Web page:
I enjoy telling stories, Tim. That’s one of the things I like to do.
When Astro came to live with me, I embarked upon a long, ambitious campaign to buy him cat toys. That’s just what one does with cats, Tim. And after that, after the toys, I mean, whenever I sat in my reading chair upstairs and I began to read, Astro carried his toys up from downstairs and dropped them at my feet, even the large ones, like the stuffed monkey which is bigger than he is. Cats don’t do that, of course – I think you’re thinking of dogs – but no one ever told Astro the difference.
And one night, two or three days in I guess, you wouldn’t believe this, he brought me up a toy I had not purchased for him. It was this little ball, purple and white and very worn, that had once belonged to Stagger Lee. This surprised me and yes, it worried me a bit, because Stagger Lee had been gone more than six years and I would like to believe, for my image of myself, the one I’ve pieced together carefully and rely on to go on living, to persist, that I’ve cleaned my house entirely sometime in that time.
The next night he brought me another one. A black and pink soccer ball, and squishy, which had always been Stagger Lee’s favorite. And I got Astro as well the ball in question up onto my lap and I proceeded to tell him of his predecessor, of his brother-in-claws, as it was. I told him how Stagger Lee lost most his teeth, and how he used to hump pillows, and how we had to feed him female hormones in order to short-circuit him in his ongoing attempts to murder me.
Astro appeared to listen. Cats don’t do that, of course – I think you’re thinking of lovers – but no one ever told Astro the difference.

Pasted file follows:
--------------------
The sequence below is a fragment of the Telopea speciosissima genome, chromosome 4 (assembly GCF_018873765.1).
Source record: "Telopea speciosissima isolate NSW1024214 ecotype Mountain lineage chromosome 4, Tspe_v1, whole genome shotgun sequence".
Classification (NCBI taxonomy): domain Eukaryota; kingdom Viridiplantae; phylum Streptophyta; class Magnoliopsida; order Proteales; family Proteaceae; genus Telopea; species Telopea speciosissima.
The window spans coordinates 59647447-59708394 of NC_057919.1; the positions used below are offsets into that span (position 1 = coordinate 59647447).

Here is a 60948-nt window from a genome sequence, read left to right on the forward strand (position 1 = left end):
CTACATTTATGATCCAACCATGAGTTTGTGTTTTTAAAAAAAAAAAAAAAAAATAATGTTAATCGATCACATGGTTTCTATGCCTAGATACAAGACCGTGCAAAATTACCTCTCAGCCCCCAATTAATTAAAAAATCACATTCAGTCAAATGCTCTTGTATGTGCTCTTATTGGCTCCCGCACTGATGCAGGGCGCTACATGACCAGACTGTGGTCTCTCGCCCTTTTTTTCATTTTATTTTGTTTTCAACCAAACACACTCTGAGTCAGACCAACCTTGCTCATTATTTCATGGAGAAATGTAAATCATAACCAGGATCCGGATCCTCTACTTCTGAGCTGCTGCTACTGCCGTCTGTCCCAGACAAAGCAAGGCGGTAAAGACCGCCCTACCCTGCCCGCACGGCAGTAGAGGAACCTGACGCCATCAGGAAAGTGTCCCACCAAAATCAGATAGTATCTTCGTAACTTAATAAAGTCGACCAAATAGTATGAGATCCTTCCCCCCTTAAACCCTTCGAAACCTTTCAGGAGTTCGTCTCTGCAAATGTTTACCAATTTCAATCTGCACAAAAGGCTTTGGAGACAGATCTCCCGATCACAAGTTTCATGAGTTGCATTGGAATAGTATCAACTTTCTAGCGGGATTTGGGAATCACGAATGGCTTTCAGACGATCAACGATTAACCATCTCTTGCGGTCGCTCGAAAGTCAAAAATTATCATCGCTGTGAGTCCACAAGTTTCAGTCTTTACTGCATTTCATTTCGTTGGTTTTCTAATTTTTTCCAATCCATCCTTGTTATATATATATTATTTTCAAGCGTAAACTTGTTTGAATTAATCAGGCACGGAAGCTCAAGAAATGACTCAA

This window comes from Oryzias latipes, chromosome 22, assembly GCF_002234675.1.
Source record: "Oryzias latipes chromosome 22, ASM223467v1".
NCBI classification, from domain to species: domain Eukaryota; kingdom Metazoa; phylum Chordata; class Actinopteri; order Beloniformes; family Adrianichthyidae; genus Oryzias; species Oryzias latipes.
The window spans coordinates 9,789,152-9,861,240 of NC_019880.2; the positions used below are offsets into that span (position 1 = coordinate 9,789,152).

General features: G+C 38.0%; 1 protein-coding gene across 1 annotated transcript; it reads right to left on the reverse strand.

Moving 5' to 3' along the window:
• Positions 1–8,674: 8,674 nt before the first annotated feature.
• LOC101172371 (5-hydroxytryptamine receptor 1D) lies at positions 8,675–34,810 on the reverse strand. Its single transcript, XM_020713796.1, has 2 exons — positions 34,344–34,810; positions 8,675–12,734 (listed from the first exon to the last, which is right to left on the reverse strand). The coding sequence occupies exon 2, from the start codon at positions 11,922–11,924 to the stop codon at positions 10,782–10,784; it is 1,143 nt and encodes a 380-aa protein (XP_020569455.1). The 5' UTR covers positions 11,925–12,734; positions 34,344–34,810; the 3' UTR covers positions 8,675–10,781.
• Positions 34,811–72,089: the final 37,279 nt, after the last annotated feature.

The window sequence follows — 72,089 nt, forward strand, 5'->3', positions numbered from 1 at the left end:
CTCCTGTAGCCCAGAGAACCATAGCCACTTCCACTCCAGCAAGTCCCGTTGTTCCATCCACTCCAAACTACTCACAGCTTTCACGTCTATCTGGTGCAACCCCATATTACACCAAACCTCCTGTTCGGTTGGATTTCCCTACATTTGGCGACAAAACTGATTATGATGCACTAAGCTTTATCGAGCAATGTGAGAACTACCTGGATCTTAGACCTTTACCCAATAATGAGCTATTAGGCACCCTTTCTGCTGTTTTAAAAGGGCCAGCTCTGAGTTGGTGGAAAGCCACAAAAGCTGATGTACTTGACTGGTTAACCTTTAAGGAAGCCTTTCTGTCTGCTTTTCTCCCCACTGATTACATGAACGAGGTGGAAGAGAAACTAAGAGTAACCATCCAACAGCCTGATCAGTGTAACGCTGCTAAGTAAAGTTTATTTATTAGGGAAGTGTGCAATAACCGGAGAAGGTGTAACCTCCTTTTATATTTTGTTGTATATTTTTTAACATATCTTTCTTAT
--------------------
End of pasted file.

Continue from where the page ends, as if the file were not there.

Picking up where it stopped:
Stagger Lee used be a cat but now he’s just stories, and they’re my stories which no one remembers but me.
And then a week ago, you died, Tim.
You’re dead now.
I drove up to Goodrich, Texas, to a graveside service. I stood with your dad and some people who never knew you while they said now you were with the Lord. And they asked me to talk so I talked and they, Baptists and Masons all of them, pretended they were listening. I couldn’t tell them your stories, Tim, it would not have been appropriate, you know. I wanted to be appropriate, always.
Then I drove back to Houston and Astro came to me and so I got him up in my lap and told him stories of you. About how you danced on the cash register and those awful Menthols you smoked. About the time you hung out with my other friends and you talked in an Irish accent for no apparent reason, so even years later my other friends all believed you were actually Irish.
Astro appeared to listen. Cats don’t do that, of course – I think you’re thinking of best friends – but no one ever told Astro the difference.
You used to be a person, Tim, but now you’re just stories, and they’re my stories which no one remembers but me. So you won’t die until I die, really, when there’s no one left who remembers your laugh.
Me, I remember it all.
“Here is how a great escape goes
When you can’t take your dead friends’ names out your phone.”
– Aesop Rock
“I am a container of stories about you.
I bring you up repeatedly, uninvited to.”
– Mount Eerie